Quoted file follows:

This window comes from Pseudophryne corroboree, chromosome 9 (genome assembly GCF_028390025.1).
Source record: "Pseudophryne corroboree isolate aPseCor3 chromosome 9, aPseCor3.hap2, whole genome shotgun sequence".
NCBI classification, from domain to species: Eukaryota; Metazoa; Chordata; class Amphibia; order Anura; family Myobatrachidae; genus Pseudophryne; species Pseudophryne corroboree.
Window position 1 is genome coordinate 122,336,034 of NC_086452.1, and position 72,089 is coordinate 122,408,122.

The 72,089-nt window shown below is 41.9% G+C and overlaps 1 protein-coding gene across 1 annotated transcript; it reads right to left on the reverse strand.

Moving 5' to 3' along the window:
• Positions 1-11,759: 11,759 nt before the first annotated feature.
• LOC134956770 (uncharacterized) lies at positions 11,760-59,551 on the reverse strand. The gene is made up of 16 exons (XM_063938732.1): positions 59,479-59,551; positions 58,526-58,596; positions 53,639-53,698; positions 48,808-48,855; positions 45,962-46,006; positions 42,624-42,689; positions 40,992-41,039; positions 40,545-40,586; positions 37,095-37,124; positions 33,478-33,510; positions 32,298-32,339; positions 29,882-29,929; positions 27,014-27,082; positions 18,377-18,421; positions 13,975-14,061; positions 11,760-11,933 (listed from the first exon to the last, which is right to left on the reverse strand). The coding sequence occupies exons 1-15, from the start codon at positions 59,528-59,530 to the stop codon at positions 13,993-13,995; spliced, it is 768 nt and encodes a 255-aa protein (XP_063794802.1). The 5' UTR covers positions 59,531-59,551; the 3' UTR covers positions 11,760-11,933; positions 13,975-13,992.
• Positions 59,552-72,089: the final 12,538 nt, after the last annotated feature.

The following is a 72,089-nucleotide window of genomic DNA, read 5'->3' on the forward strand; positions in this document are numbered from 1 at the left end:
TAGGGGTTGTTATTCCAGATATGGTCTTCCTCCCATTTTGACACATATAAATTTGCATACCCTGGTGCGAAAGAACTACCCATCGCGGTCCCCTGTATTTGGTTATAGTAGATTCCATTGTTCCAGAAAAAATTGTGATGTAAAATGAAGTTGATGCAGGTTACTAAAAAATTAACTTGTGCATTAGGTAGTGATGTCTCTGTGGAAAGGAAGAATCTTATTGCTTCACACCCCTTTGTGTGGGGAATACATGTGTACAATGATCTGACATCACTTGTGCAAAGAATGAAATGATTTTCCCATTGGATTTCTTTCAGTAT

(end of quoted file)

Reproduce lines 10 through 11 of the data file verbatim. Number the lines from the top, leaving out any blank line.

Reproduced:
The following is a 72,089-nucleotide window of genomic DNA, read 5'->3' on the forward strand; positions in this document are numbered from 1 at the left end:
TAGGGGTTGTTATTCCAGATATGGTCTTCCTCCCATTTTGACACATATAAATTTGCATACCCTGGTGCGAAAGAACTACCCATCGCGGTCCCCTGTATTTGGTTATAGTAGATTCCATTGTTCCAGAAAAAATTGTGATGTAAAATGAAGTTGATGCAGGTTACTAAAAAATTAACTTGTGCATTAGGTAGTGATGTCTCTGTGGAAAGGAAGAATCTTATTGCTTCACACCCCTTTGTGTGGGGAATACATGTGTACAATGATCTGACATCACTTGTGCAAAGAATGAAATGATTTTCCCATTGGATTTCTTTCAGTAT